To summarize the above nothing will happen until one reached the zener breakdown voltage. Beyond that the voltage across the zener remains fairly constant while excess voltage is dropped across the resistor.
Things to consider. This may work out a little different if using computer simulation programs such as SPICE or Multism versus assembling the real circuit. A forward bias PN junction voltage drop can vary from as much as .4 volts to .7 volts depending on current. The actual voltage on a real zener might vary plus/minus .5 volts. Modern parts have better tolerances than older parts, but in the real world the outcome will vary somewhat. The above is merely an example worked out with real components.
The circuit in figure 2 is OK for very low currents, when larger currents are needed we can add a "pass" transistor. The transistor passes most of the current instead of the zener diode bias resistor. In figure 3 we connect a NPN bi-polar transistor to our basic zener circuit. The current passes from collector (C) to emitter (E) to the load. We will assume R4 equals 180 ohms and D4 is 13 volts. Capacitor C4 is used for additional filtering.
What is the output voltage? In this example we use a 13 volt zener diode. The forward bias voltage drop across any silicon base-emitter junction will be 0.6 volts. Thus the voltage at the Q4 emitter is 13 - 0.6 = about 12.4 volts.
The output current is determined by the DC gain (hfe) of the pass transistor. For NPN transistors Radio Shack stocks TIP31 (TO-220, hfe = 10-50, 40 volts, 40 watts), TIP3055 (TO-220, 100 volts, 15 amps, hfe = 15), and the 2N3055 (TO-03, 100 volts, 15 amps, hfe = 20).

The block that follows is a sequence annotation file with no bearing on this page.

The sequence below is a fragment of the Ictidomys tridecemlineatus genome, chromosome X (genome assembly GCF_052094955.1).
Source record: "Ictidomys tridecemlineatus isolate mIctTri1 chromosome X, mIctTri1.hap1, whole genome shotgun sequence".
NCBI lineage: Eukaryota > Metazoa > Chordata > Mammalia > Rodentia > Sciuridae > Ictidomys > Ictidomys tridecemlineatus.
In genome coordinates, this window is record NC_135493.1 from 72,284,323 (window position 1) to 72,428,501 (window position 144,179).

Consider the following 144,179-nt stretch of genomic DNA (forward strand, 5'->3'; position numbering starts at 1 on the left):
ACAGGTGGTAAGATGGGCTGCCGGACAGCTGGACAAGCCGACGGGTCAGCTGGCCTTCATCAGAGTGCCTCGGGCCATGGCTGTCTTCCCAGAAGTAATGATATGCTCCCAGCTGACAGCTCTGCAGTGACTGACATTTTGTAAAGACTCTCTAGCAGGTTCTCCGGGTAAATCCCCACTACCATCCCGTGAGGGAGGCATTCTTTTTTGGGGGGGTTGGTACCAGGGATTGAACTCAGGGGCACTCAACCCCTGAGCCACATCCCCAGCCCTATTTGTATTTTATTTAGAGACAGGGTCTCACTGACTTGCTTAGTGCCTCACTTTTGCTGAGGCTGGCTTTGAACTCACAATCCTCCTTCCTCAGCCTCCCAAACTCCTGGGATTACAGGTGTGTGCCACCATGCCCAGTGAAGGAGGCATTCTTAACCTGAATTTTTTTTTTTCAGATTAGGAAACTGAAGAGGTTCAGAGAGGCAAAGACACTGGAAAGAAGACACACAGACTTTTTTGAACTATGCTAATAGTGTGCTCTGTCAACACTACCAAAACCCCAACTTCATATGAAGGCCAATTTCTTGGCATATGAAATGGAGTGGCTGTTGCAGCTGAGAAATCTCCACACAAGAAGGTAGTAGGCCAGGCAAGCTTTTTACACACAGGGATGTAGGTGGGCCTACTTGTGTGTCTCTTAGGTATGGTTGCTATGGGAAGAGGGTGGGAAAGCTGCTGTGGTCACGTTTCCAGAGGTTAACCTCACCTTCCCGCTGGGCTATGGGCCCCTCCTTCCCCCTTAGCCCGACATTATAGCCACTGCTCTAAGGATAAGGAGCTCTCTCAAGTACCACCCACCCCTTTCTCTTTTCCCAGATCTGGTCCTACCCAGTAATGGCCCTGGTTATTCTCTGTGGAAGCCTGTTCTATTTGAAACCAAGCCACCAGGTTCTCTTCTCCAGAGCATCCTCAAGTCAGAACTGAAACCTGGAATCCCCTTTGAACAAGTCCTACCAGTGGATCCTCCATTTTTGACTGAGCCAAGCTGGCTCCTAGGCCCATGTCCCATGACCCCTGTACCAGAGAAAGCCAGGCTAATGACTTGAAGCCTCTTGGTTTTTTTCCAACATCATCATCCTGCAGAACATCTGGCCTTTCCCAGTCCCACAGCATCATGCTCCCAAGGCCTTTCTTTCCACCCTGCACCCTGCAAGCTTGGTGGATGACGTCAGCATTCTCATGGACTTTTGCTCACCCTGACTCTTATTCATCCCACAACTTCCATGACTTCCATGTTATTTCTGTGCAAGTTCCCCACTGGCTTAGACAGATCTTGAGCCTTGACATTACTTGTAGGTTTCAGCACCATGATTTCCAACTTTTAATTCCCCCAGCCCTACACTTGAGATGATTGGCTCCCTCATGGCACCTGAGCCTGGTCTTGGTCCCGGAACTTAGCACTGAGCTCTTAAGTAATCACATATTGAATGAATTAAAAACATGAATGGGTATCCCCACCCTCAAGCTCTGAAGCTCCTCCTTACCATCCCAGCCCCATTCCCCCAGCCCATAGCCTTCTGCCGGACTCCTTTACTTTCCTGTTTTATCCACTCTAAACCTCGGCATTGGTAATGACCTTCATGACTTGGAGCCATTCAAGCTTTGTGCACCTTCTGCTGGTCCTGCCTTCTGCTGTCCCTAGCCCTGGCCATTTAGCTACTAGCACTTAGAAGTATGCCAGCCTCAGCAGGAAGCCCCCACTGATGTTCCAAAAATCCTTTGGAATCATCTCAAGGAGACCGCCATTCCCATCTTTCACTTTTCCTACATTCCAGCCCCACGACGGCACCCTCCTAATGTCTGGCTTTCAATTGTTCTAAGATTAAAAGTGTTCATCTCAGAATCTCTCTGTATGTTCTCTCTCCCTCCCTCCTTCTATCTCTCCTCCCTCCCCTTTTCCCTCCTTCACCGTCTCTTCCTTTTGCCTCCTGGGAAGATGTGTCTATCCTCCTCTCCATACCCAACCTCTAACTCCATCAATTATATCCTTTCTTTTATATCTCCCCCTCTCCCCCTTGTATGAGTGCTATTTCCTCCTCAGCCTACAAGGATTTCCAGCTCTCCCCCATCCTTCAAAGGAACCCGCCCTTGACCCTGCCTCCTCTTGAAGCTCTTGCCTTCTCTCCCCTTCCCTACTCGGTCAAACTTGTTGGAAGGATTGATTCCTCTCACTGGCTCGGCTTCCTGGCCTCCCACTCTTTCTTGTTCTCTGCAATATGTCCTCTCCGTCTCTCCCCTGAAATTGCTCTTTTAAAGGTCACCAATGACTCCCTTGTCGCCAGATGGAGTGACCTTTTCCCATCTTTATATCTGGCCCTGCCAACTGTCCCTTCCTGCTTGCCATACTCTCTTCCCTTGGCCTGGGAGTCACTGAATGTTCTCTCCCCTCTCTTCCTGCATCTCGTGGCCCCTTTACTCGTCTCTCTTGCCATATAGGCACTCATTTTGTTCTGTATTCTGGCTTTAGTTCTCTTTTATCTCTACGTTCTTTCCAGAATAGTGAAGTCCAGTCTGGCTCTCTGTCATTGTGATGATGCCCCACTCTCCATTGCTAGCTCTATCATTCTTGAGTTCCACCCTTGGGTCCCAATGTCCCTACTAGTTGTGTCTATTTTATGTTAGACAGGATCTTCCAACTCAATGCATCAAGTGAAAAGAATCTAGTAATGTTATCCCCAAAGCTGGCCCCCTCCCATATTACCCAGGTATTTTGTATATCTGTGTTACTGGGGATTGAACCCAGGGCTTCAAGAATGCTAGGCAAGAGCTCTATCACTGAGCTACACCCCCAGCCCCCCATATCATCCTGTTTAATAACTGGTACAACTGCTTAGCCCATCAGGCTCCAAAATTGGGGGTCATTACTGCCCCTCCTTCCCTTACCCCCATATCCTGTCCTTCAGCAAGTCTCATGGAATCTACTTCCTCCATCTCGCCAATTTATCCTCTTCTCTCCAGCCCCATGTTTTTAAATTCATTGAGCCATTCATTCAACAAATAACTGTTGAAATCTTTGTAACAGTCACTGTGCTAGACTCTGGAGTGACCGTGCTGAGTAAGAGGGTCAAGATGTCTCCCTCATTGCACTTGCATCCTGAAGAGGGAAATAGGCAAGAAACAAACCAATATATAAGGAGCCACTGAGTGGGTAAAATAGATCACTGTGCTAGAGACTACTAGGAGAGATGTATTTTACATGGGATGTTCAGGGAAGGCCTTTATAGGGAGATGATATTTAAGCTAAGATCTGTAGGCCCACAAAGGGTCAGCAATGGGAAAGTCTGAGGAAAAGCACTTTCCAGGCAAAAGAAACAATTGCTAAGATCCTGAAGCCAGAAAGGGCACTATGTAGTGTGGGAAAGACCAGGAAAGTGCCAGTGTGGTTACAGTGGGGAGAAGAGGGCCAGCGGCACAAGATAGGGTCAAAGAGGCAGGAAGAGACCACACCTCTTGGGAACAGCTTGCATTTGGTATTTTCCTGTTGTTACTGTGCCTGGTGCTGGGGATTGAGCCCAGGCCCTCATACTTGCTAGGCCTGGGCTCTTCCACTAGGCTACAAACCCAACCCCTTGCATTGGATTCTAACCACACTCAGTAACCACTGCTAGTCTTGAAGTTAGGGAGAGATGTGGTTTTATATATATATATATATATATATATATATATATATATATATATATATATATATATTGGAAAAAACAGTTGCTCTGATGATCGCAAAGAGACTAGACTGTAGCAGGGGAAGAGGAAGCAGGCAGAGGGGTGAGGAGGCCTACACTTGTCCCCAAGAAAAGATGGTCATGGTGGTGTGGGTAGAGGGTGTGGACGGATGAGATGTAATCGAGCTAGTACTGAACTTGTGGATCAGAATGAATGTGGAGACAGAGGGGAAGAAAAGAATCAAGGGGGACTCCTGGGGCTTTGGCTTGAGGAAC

If we choose to use a TIP31 with a gain of 10-50 and assume the same current of 28 mA we calculated earlier, our output current will range from about 280 mA to 1400 mA or 1.4 amps.
What happened to our extra 7 volts? That was wasted as heat in Q4. The amount of heat was a max of 1.4 amps X 7 = 9.8 watts. This is well within range of the 40 watts rating of the transistor. (Use a heat sink!)
The same circuit can be used for a negative output power supply (figure 4) by changing the transistor to a PNP and reversing the polarity of the zener diode and capacitor. But that is not all that has been reversed, we add 0.6 volts so a zener of 11.4 volts will give us about a negative 12 volts on the output. A similar gain PNP transistor will again boost current output based on its DC current gain.
For a PNP we can use a TIP42 (TO-220, hfe = 15-75, 40 volts, 65 watts) or Mj2955 (TO-3, 100 volts, 15 amps, hfe = 20). In both examples we must not exceed the current, power, and voltage ratings of the transistors. Make sure they are properly heat-sinked.
The output power is also limited by the input power, both voltage and current. If the input supply to the regulator circuit is limited to say 1.0 amp, the total power out to a load will be a little less than an amp.
In figure 5 we use a NPN darlington transistor. They have a typical current gain (hfe) of over 1000.
In figure 5 we use a PNP darlington transistor. They have a typical current gain (hfe) of over 1000. Remember to reverse the voltage polarity, zener diode, and bypass cap.
In figure 7 we use two transistors connected in a darlington configuration. If Q5 had a DC gain of 50 and Q6 a DC gain of 20, my total current gain would be 50 X 20 or 1000.
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Added July 31, 2011